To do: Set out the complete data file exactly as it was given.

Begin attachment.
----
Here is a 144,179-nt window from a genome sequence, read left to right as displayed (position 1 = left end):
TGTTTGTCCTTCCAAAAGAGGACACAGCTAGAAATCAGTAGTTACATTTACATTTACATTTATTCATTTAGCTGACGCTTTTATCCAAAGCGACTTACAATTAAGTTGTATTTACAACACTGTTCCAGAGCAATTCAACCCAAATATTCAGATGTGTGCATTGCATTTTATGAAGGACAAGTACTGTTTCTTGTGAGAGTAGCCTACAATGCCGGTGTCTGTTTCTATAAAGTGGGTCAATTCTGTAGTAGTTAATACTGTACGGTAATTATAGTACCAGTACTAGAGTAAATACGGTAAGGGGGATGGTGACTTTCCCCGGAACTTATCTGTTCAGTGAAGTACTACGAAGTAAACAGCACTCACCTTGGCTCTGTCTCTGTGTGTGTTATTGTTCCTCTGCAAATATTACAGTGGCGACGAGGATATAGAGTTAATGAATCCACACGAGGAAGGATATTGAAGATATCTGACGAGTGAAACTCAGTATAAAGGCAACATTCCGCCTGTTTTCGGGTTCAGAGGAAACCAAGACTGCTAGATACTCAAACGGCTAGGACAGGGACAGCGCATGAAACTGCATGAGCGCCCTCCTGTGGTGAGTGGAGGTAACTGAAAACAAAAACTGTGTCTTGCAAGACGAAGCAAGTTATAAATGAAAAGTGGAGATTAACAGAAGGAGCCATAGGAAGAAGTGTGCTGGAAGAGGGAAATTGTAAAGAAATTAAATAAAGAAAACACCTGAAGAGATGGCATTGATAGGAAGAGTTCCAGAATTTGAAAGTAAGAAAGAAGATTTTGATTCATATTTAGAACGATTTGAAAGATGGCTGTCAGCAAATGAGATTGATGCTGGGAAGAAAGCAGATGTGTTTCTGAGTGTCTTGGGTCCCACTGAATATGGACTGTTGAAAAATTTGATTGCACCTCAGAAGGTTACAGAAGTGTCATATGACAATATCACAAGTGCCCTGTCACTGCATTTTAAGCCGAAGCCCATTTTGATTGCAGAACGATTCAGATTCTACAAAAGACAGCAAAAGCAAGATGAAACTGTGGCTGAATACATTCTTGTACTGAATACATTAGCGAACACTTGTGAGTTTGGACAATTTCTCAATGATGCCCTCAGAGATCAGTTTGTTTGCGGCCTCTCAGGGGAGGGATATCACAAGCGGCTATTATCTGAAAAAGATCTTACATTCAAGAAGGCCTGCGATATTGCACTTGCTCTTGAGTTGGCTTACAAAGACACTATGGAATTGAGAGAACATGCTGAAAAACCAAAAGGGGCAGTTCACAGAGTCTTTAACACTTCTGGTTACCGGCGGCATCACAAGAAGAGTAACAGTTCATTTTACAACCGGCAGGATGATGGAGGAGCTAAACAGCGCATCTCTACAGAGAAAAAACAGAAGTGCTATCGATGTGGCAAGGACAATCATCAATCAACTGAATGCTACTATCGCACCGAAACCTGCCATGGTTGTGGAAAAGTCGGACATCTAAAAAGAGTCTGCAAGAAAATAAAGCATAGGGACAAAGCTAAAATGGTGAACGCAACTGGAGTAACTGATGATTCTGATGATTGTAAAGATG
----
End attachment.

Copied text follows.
Here is a 144,179-nt window from a genome sequence, read left to right as displayed (position 1 = left end):
TGTTTGTCCTTCCAAAAGAGGACACAGCTAGAAATCAGTAGTTACATTTACATTTACATTTATTCATTTAGCTGACGCTTTTATCCAAAGCGACTTACAATTAAGTTGTATTTACAACACTGTTCCAGAGCAATTCAACCCAAATATTCAGATGTGTGCATTGCATTTTATGAAGGACAAGTACTGTTTCTTGTGAGAGTAGCCTACAATGCCGGTGTCTGTTTCTATAAAGTGGGTCAATTCTGTAGTAGTTAATACTGTACGGTAATTATAGTACCAGTACTAGAGTAAATACGGTAAGGGGGATGGTGACTTTCCCCGGAACTTATCTGTTCAGTGAAGTACTACGAAGTAAACAGCACTCACCTTGGCTCTGTCTCTGTGTGTGTTATTGTTCCTCTGCAAATATTACAGTGGCGACGAGGATATAGAGTTAATGAATCCACACGAGGAAGGATATTGAAGATATCTGACGAGTGAAACTCAGTATAAAGGCAACATTCCGCCTGTTTTCGGGTTCAGAGGAAACCAAGACTGCTAGATACTCAAACGGCTAGGACAGGGACAGCGCATGAAACTGCATGAGCGCCCTCCTGTGGTGAGTGGAGGTAACTGAAAACAAAAACTGTGTCTTGCAAGACGAAGCAAGTTATAAATGAAAAGTGGAGATTAACAGAAGGAGCCATAGGAAGAAGTGTGCTGGAAGAGGGAAATTGTAAAGAAATTAAATAAAGAAAACACCTGAAGAGATGGCATTGATAGGAAGAGTTCCAGAATTTGAAAGTAAGAAAGAAGATTTTGATTCATATTTAGAACGATTTGAAAGATGGCTGTCAGCAAATGAGATTGATGCTGGGAAGAAAGCAGATGTGTTTCTGAGTGTCTTGGGTCCCACTGAATATGGACTGTTGAAAAATTTGATTGCACCTCAGAAGGTTACAGAAGTGTCATATGACAATATCACAAGTGCCCTGTCACTGCATTTTAAGCCGAAGCCCATTTTGATTGCAGAACGATTCAGATTCTACAAAAGACAGCAAAAGCAAGATGAAACTGTGGCTGAATACATTCTTGTACTGAATACATTAGCGAACACTTGTGAGTTTGGACAATTTCTCAATGATGCCCTCAGAGATCAGTTTGTTTGCGGCCTCTCAGGGGAGGGATATCACAAGCGGCTATTATCTGAAAAAGATCTTACATTCAAGAAGGCCTGCGATATTGCACTTGCTCTTGAGTTGGCTTACAAAGACACTATGGAATTGAGAGAACATGCTGAAAAACCAAAAGGGGCAGTTCACAGAGTCTTTAACACTTCTGGTTACCGGCGGCATCACAAGAAGAGTAACAGTTCATTTTACAACCGGCAGGATGATGGAGGAGCTAAACAGCGCATCTCTACAGAGAAAAAACAGAAGTGCTATCGATGTGGCAAGGACAATCATCAATCAACTGAATGCTACTATCGCACCGAAACCTGCCATGGTTGTGGAAAAGTCGGACATCTAAAAAGAGTCTGCAAGAAAATAAAGCATAGGGACAAAGCTAAAATGGTGAACGCAACTGGAGTAACTGATGATTCTGATGATTGTAAAGATG